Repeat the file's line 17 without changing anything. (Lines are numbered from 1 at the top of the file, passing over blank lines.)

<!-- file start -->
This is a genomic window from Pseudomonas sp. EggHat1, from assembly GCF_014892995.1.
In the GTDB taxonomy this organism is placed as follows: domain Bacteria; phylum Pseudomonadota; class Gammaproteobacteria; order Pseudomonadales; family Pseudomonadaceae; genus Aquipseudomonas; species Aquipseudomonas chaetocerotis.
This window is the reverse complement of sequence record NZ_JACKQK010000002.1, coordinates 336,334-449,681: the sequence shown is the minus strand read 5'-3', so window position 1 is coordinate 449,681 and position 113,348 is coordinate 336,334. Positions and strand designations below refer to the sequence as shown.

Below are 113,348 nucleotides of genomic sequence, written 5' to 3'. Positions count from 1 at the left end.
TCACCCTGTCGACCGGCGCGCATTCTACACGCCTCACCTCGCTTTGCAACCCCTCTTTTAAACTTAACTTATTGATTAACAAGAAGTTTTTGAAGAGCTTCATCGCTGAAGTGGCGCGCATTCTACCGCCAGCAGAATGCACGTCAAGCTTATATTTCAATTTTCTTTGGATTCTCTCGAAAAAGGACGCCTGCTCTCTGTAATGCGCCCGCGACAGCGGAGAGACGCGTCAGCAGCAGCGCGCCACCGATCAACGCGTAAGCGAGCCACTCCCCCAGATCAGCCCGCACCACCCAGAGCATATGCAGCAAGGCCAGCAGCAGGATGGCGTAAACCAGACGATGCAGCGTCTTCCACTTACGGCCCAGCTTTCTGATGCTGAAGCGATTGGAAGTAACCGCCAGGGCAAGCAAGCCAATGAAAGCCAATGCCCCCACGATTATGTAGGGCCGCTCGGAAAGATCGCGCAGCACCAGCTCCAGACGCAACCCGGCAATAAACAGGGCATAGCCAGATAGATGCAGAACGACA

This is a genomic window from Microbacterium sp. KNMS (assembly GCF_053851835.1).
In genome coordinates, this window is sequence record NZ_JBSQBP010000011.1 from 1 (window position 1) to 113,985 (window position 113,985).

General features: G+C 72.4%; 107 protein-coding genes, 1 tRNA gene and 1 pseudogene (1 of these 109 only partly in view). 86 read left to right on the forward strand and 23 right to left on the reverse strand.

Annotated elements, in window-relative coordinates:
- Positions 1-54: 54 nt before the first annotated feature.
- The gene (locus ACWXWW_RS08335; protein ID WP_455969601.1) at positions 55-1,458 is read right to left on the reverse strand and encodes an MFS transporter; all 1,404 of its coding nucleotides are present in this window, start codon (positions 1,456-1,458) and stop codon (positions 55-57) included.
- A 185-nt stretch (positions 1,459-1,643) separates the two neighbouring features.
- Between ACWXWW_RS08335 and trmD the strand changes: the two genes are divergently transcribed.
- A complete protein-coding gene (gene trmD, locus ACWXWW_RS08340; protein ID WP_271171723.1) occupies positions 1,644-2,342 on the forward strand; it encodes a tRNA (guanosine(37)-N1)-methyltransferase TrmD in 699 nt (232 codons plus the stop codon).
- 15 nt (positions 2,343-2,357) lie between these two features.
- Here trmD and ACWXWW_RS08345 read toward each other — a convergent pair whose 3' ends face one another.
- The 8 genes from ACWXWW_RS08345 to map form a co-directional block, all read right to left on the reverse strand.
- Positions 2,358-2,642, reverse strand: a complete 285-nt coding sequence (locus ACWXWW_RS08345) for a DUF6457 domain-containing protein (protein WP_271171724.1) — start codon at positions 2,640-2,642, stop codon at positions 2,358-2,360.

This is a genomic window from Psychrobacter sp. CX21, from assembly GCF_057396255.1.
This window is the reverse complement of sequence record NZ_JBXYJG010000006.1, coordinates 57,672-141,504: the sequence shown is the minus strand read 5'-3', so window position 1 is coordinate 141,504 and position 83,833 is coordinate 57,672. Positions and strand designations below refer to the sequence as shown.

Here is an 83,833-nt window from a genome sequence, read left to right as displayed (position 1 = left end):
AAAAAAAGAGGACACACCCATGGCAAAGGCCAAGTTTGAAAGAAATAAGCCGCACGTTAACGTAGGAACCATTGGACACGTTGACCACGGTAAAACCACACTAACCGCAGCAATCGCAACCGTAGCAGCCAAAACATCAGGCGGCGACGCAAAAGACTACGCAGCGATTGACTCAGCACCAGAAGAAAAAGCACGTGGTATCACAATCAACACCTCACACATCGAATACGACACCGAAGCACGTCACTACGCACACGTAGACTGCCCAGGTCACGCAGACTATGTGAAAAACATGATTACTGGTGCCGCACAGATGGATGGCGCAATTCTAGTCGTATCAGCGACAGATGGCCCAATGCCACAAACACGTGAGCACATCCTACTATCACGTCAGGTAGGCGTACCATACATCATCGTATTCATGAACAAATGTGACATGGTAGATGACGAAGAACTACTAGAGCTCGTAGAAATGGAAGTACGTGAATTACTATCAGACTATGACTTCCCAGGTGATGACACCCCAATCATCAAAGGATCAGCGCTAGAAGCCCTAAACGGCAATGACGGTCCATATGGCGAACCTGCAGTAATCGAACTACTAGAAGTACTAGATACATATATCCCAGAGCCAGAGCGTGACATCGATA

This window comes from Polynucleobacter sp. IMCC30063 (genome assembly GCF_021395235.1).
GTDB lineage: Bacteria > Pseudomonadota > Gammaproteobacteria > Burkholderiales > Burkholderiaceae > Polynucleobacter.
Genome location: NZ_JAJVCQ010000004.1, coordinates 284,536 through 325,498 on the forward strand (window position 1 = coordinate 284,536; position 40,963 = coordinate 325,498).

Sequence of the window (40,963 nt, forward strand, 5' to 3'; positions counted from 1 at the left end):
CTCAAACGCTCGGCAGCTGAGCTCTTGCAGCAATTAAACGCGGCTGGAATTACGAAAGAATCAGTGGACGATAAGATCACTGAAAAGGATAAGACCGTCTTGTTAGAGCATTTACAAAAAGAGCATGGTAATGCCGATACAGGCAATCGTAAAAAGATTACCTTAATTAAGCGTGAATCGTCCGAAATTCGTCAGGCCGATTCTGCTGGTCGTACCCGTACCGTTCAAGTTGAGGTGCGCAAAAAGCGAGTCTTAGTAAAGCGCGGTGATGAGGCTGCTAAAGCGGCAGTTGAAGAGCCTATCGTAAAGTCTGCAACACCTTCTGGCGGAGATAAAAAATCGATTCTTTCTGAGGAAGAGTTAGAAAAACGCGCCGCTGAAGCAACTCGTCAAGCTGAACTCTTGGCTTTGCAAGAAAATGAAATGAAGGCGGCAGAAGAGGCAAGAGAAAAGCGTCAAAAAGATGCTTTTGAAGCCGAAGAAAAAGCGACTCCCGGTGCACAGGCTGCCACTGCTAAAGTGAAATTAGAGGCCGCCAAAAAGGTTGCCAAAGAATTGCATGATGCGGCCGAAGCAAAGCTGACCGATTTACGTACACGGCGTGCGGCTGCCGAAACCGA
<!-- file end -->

- The 8 genes from ACWXWW_RS08345 to map form a co-directional block, all read right to left on the reverse strand.